My IAM podcast and 3 quotes

I have officially entered the crazy zone called "finals." Regrettably this means I have margin only for eating, sleeping, emptying the bowels, reading, studying and writing. And, yes, having some good conversations with Phaedra. And, well, maybe a few episodes of Project Runway (season 6), where "one day you're in and the next day you're out." But there's definitely little time for blogging.

I thought, however, that I'd drop here a few things. One is a podcast that Christy Tennant from the International Arts Movement recorded yesterday. I had such a fun time talking with her. She asked me all kinds of questions--from how I became an "arts pastor" to what I think about churches who seek to be "arts churches." You can hear the podcast here. Many thanks to the lovely Christy, who I think is doing a tremendous job over at IAM in the heart of New York City. Oh, also, do check out her other "IAM Conversations." They're quite good, including, I am happy to say, the podcast prior to mine with the fabulous poet Billy Collins.

Here are three things I've read over the past couple of weeks. I've been chewing on them ever since.


“Typically, our emotional lives are messy. They are often confused and transient; they are tangled, come and go, jump out at us at odd times.... Many have borne testimony to the fact that music can help us discover more fully not only what we do feel but what we could or even should feel. To be caught up in the music…is to be caught up in emotional patterns that may be unfamiliar—we may never have felt these things before, or perhaps we have never felt them so deeply.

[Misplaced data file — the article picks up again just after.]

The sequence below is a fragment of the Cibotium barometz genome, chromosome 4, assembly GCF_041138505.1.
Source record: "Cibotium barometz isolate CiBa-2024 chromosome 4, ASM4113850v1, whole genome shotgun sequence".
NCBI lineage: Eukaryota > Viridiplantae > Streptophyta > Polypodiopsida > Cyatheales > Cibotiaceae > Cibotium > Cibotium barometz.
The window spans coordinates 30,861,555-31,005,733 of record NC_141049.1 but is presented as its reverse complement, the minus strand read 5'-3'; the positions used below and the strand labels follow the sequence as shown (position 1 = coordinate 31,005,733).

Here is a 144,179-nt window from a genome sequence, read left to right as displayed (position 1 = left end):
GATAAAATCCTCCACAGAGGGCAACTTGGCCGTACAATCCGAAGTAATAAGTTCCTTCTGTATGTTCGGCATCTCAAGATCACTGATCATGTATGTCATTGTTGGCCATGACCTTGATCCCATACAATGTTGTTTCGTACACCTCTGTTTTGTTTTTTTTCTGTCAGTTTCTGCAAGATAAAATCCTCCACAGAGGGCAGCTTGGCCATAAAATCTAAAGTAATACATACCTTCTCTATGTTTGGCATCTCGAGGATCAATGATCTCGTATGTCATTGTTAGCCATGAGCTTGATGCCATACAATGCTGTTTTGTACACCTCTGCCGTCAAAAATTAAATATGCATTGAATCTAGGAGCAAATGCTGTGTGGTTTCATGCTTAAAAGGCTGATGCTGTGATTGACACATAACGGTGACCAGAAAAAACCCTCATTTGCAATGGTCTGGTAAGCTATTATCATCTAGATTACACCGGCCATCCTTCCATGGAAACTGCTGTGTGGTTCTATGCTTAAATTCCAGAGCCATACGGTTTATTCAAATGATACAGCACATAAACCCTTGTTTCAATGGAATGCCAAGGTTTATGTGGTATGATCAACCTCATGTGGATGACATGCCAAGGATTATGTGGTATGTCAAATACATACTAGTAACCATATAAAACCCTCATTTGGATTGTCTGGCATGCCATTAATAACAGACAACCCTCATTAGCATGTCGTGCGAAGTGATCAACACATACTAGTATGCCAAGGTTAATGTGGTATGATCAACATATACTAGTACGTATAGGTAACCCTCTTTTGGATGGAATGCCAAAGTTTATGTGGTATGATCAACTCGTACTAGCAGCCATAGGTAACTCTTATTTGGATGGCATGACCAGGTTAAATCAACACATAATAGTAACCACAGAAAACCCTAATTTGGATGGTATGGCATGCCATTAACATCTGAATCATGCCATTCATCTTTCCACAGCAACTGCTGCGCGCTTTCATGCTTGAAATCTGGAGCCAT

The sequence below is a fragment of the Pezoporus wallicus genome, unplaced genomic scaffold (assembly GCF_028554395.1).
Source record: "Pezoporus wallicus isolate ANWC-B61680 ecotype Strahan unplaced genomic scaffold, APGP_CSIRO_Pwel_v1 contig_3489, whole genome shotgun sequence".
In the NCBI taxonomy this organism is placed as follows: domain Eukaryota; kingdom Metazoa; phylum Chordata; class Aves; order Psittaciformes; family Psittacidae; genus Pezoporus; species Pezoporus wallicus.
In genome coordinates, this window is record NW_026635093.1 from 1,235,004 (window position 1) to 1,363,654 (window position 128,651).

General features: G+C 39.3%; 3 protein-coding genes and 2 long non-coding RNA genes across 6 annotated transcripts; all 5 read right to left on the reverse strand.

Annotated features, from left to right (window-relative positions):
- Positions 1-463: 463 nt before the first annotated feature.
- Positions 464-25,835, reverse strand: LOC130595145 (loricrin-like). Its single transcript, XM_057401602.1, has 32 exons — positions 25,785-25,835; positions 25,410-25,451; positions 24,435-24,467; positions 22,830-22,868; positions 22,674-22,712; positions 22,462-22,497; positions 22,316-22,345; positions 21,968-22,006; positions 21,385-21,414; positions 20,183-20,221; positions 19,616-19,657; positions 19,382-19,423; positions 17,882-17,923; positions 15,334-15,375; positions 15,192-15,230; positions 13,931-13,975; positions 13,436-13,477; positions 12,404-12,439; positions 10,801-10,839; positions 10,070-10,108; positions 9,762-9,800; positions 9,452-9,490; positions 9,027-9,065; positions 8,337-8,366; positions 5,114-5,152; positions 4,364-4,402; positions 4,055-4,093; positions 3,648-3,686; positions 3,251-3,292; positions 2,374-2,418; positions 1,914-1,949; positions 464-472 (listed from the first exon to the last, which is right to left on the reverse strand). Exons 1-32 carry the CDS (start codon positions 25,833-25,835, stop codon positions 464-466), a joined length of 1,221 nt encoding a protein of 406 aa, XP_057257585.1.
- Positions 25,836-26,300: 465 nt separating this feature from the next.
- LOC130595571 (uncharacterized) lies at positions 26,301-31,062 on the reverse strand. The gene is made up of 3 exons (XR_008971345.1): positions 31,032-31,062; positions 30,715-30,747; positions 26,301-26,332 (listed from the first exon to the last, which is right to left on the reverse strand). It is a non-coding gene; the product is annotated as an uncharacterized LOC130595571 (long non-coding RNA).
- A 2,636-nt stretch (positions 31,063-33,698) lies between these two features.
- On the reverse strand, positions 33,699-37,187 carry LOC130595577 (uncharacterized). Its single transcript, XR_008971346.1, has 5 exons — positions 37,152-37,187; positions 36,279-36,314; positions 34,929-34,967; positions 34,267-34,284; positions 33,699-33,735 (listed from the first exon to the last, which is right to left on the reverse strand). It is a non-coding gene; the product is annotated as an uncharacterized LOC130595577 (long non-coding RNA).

Just as our muscles are toned in a workout in the gym, so some music can, so to speak, give us an emotional workout (‘I never knew I had those muscles there’; ‘I never knew I could feel that way’) To put this another way, music can play its part in educating, shaping, and reshaping us emotionally. Is this not what the greatest hymns and songs do? They not only help us sing what we already experience emotionally; to some extent they also educate and re-form our emotional experience.” -- Jeremy Begbie, Resounding Truth, 302


"Modernity promised us a culture of unintimidated, curious, rational, self-reliant individuals, and it produced . . . a herd society, a race of anxious, timid, conformist 'sheep', and a culture of utter banality." -- Robert Pippin, Modernism as a Philosophical Problem, 22


"The anxiety to bring the future about is the cause of the frantic rush that is one mark of the modern failure to live serenely in time. Projects and lives are not allowed to mature in their own time, but must be catapulted into the future with ever increasing desperation because, as is well known, the future never comes." -- Colin Gunton, The One, the Three and the Many: God, Creation and the Culture of Modernity, 90


"Having consciously shaped our desire in certain new directions, we become further shaped by the very mechanism created to achieve those desires, and the mechanisms in turn create still further desires that we seek to satisfy. . . . Clock time has become tyrannical and all-pervasive. Our pattern of life is largely controlled by the clock and calendar." -- Robert Banks, The Tyranny of Time, 126-127


"Why does it seem to be to even the most sensible women, if not an act of lese majesty, at least an impossibility to be 'old-fashioned'? Who wants it this way? The particular industry that tirelessly makes money out of it and whose kings, we are told, reside especially in Paris? But who has made these people the kings?" -- Karl Barth, Church Dogmatics, IV.4, 229

(NB: artwork by He Qi.)


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